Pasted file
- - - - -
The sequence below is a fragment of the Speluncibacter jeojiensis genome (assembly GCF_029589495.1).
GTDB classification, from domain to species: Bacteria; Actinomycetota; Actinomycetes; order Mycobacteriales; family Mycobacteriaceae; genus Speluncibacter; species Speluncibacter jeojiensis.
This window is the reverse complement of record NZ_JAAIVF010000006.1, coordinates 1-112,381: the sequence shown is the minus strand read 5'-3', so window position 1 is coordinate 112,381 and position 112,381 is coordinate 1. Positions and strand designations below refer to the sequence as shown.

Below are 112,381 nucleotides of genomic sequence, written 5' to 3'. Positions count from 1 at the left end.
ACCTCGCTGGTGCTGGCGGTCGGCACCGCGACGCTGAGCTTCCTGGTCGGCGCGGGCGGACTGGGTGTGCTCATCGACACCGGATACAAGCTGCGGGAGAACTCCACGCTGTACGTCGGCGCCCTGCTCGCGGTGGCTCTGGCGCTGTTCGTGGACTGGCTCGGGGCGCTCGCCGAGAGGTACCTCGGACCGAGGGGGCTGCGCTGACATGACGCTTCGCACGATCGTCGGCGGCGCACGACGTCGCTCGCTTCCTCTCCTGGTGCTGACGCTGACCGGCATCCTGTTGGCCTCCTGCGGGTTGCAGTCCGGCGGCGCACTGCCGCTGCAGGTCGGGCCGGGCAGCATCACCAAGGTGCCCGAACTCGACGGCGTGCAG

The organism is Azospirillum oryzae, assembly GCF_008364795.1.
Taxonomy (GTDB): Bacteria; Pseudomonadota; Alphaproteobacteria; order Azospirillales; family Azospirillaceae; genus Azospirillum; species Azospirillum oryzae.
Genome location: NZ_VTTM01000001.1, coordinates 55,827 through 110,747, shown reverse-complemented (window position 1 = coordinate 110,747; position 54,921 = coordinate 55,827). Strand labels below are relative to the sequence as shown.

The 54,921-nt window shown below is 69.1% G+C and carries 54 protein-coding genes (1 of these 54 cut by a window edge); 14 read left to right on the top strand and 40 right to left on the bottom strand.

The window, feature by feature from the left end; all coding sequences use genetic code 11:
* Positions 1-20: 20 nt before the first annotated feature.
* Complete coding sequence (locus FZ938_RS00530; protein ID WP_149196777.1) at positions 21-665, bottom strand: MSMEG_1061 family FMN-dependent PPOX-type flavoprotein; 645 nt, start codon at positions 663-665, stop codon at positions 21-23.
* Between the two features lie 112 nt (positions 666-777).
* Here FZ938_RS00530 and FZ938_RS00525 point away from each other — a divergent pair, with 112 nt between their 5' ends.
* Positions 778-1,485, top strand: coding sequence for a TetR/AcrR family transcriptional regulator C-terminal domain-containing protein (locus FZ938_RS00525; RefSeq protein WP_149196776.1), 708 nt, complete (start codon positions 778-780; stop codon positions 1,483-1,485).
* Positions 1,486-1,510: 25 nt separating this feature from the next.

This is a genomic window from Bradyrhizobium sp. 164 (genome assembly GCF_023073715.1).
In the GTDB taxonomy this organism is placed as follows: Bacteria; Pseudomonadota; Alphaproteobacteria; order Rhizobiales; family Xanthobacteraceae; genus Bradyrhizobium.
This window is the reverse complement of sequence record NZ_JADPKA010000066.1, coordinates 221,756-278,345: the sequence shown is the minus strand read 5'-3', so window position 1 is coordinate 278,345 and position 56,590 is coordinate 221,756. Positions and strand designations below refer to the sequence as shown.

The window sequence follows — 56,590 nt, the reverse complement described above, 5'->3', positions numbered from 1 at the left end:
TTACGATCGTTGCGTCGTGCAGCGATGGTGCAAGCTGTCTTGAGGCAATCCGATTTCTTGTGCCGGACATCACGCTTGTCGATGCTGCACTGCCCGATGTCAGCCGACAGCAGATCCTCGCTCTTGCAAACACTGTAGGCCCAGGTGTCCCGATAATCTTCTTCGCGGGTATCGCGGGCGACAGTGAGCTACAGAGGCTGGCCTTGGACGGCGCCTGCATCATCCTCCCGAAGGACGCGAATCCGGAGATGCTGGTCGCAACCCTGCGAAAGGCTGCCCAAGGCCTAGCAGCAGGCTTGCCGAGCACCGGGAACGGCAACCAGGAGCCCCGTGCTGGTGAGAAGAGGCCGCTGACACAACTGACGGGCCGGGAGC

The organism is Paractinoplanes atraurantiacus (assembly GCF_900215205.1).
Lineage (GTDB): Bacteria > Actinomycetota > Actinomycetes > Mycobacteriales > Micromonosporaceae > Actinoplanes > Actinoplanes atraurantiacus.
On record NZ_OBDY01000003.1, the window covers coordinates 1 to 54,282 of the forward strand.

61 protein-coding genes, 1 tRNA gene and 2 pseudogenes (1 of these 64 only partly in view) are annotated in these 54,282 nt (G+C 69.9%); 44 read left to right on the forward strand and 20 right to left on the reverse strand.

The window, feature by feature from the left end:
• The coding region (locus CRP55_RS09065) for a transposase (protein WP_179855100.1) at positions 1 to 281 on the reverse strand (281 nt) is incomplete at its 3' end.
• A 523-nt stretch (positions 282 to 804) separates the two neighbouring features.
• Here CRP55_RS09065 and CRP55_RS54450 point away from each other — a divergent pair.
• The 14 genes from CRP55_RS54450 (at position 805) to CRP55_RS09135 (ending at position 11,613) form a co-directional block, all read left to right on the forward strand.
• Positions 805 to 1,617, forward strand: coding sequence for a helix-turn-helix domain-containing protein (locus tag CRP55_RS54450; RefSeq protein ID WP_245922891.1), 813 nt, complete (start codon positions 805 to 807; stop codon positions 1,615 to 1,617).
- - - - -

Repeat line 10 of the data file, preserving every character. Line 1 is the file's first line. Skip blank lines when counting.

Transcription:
The window, feature by feature from the left end; all coding sequences use genetic code 11: